Photos: Pearl diving tradition being kept alive in Qatar

Men would embark on long voyages, often away from home for months, cramped together on the deck of a ship.

Mohammed Abdulla al-Sada dives without breathing equipment, carrying a net around his neck to collect oysters. [Courtesy Michael Ramjay Ondoy Ecija]
Just a century ago, the pearl trade made up three-quarters of the region’s exports.

Diving was a popular profession for Qataris before oil and gas were discovered. It was hard and dangerous work that required great skill and courage from the fishermen who hunted the pearls.

Men would embark on long voyages, often away from home for months, cramped together on the deck of a ship. Underwater, they would hold their breath for up to two minutes at a depth of up to 18 metres (59 feet), often with a peg on their nose.

The demanding conditions took a severe physical toll on those men. Many never made it back home.

Mohammed Abdulla al-Sada, 36, is one Qatari carrying on the tradition. He likes to dive at least three times a week, scouring the seabed for oysters, hoping to find a dana pearl.

Dana pearls are large, heavy and perfectly round – prized attributes for use in jewellery.

“If someone finds a dana, their name will be with it forever. They will say Mohammed al-Sada found this dana on this day of this year,” he told Al Jazeera.

Pearl diving runs in his family. His grandfather and uncle were also pearl divers.

“Almost every Qatari had a relative who was a pearl diver,” al-Sada added. “In those days, it was very hard, unlike today.”

Even today, pearl diving poses several risks.

Al-Sada said he once blacked out trying to retrieve two Pinctada maxima oysters from the seabed, each weighing roughly 2kg (4lbs). Luckily, his diving partner was there to help him.

Another time, he said, his boat sank, leaving him and a friend stranded in the sea for an hour before a passing boat discovered them.

Saad Ismail al-Jassem has a shop in Qatar’s Souq Waqif which is packed with pearl necklaces and trinkets from the bygone industry.

Jassem, now 87, became a pearl diver when he was 18. He greets visitors to his shop with tales of the trade, and demonstrations of his physical strength.

Mohammed Abdulla Al-Sada returns to the surface and put the net with oysters on the boat. [Kenneth Gell/Al Jazeera]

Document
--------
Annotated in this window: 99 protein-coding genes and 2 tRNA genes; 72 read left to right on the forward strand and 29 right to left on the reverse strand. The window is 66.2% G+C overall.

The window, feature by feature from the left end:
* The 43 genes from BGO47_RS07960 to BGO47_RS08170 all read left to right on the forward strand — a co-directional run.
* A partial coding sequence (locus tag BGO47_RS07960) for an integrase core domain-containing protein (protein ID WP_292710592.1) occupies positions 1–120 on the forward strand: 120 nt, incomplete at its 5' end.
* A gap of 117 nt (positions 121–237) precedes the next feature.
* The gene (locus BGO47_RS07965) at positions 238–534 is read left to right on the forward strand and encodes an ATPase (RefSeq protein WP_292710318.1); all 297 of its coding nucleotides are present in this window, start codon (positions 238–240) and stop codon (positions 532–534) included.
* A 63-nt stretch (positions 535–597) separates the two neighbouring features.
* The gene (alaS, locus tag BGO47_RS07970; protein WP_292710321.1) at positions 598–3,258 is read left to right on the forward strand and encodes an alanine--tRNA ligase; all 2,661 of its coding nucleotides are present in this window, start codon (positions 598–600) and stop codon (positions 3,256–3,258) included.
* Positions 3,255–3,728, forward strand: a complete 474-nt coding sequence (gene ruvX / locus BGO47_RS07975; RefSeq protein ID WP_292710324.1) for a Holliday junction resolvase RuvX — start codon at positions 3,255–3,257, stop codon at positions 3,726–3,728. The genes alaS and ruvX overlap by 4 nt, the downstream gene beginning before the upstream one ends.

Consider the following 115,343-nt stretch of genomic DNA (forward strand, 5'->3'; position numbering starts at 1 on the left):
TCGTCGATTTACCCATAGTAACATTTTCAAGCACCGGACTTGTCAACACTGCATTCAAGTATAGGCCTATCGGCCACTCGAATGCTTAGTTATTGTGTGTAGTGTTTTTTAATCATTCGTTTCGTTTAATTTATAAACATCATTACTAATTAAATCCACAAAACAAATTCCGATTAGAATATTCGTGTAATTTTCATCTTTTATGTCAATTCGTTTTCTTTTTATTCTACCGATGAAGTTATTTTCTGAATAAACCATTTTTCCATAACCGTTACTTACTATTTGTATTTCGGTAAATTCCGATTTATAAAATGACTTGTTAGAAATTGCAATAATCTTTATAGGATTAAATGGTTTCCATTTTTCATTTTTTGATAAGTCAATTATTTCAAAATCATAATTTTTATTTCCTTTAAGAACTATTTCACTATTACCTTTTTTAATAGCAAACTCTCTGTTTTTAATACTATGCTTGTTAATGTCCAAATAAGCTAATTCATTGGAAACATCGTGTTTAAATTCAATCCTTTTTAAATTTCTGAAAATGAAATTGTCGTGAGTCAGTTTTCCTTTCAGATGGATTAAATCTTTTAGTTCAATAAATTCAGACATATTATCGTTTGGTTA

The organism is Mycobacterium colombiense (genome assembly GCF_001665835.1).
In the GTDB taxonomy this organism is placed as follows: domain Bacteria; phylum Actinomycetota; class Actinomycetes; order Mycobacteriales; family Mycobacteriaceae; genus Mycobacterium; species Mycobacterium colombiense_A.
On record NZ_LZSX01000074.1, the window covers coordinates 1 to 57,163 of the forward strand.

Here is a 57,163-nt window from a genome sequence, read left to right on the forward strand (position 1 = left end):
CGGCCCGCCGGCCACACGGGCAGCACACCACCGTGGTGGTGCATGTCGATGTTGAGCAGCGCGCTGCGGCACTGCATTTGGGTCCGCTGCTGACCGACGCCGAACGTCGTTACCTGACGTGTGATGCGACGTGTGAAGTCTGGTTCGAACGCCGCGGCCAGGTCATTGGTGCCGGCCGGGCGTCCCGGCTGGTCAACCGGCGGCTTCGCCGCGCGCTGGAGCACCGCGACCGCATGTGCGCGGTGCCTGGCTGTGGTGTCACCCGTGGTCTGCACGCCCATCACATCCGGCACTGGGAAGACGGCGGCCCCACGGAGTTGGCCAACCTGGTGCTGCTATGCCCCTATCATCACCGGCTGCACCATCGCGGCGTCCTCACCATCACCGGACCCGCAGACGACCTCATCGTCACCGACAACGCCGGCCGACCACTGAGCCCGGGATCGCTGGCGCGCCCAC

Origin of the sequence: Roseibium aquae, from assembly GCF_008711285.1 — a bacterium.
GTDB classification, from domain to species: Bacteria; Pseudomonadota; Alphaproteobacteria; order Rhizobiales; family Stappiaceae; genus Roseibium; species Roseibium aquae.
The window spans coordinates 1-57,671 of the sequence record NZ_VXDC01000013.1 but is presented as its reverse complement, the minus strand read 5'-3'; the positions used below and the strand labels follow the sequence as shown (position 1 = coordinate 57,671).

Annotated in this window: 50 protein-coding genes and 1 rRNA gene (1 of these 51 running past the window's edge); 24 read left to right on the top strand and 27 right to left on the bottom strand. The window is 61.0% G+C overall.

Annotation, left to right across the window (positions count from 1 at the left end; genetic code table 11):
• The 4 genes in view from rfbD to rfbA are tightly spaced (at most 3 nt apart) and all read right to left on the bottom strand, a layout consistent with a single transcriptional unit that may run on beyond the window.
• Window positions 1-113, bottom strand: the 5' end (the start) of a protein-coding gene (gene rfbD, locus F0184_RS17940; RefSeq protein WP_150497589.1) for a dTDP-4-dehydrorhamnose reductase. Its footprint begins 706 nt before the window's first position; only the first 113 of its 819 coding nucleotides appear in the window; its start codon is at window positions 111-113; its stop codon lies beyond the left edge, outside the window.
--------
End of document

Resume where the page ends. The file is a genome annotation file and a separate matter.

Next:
He said he enjoys diving because ‘you never know when you’ll find a big pearl, you have to keep faith’. [Kenneth Gell/Al Jazeera]
Pearl diving runs in his family. His grandfather and uncle were also pearl divers. [Kenneth Gell/Al Jazeera]
Al-Sada talks about the dive with Michael (right), who used to be a diving instructor in the Philippines. [Kenneth Gell/Al Jazeera]
Most of the oysters without pearls are cast back into the ocean for the fish, and some are set aside for breakfast. [Kenneth Gell/Al Jazeera]
Al-Sada shows a pearl from a previous dive. [Kenneth Gell/Al Jazeera]
Saad Ismail al-Jassem, now 87, became a pearl diver when he was 18. [Kenneth Gell/Al Jazeera]
Al-Jassem was once a weightlifter. His shop bears the name ‘Pahlwan’, translating to ‘strongman’ or ‘wrestler’. [Kenneth Gell/Al Jazeera]
A stone weight that divers would hook one foot in the stirrup and press down against the rock with their other foot. Together, along with a basket around their neck, they would plunge into the ocean. [Kenneth Gell/Al Jazeera]
A nose clip used in the past by pearl divers. Al-Jassem says they would work from sunrise to sunset without breathing equipment or goggles. [Kenneth Gell/Al Jazeera]
Japan began cultivating pearls in the 1920s, leading to a decline in the Arabian pearl trade. [Kenneth Gell/Al Jazeera]
The views expressed in this article are the author’s own and do not necessarily reflect Coverpage’s editorial stance

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